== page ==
–Michael Swartz, digital media artist
Abolition Row From Above – 360° Flyover
Fly over the rooftops of Abolition Row for a new view of the city.
The Drone Tour was produced by filmmaker, Don Burton with aerial photography by Joel Cordero.
See New Bedford, Massachusetts from above as you begin at the waterfront, then descend gently into Abolitionist Row. Narration by historian, Kathryn Grover, author of The Fugitive’s Gibraltar: Escaping Slaves and Abolitionism in New Bedford, Massachusetts.
Creating the 360˚ Drone Tour:
“The Black Spaces Matter team and I wanted to evoke in viewers a heightened awareness of the Abolition Row neighborhood while also providing an historical introduction. And we wanted to do it from a new angle. After all, when an audience views a place and a topic through a different frame, like that of 360˚ VR goggles, then viewers have a chance to understand physical, emotional and intellectual perspectives that they may not have considered before.
BLM curator Pamela Karimi and I previously recorded an audio-only interview with historian Kathryn Grover in which she described how Abolition Row evolved in the 19th century as Quaker ship owners moved from the waterfront up the hill. With only her audio, in a conventional documentary I’d simply edit Grover’s interview so the viewer could hear her while seeing b roll of what she was saying. But we didn’t want convention, and we couldn’t stage a period recreation of New Bedford — why not hear Grover along with sounds of the 19th century all while we take viewers on a 360˚ interactive tour above contemporary New Bedford?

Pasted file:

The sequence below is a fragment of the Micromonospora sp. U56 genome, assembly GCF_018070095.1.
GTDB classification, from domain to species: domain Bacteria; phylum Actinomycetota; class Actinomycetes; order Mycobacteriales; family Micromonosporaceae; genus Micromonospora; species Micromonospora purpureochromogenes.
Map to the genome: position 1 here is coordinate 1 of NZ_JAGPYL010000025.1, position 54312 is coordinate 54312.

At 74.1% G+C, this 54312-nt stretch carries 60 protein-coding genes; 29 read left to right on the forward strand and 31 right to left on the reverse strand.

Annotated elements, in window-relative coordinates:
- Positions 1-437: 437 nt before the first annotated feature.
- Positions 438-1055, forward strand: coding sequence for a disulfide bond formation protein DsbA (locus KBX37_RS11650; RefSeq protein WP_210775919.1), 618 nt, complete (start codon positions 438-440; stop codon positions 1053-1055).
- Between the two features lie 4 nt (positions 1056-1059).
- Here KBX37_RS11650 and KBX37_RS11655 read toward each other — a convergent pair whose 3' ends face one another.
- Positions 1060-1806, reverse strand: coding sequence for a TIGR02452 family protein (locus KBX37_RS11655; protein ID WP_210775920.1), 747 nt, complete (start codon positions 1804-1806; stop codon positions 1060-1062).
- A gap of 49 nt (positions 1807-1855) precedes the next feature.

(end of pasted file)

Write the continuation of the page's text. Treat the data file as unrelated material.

The pressure was on. At the time of filming in 2017, 360˚ cameras were barely on the market and our first attempts were too shaky and low resolution. We were at the edge of what prosumer technology was able to do and the clock was ticking. Then, just as we considered ditching the idea, Garmin released the VIRB 360 for $900 with all the features we needed. I rented it, aerial camera operator Joel Cordero retrofitted his drone so it would attach, and we nailed the shots. We never really knew if it would work but if we had waited for the technology, we wouldn’t have been ready when it became available.
The marriage of new technology with a call to understand new perspectives of our shared histories is what makes filmmaking exciting to me. It’s not just about the tools. It’s about how to use those tools to help viewers, including myself, reframe our physical, emotional and intellectual spaces.”
– Don Burton, filmmaker
The VR Street Tour and 360˚spherical photography were designed and created by digital media artist, Michael Swartz; The Drone Tour was produced by filmmaker, Don Burton with aerial photography by Joel Cordero. All works were originally featured in the Black Spaces Matter exhibition.
August 26th, 2023 2:00pm – 3:00pm New Bedford Free Public Library Meeting Room Bird nest design and construction are as innumerable and unique as their builders. From highly specialized mud-nests of a colony of cliff swallows to the intentional rudimentary nest of the American Robin, nests assure the continuation of future generations. We will explore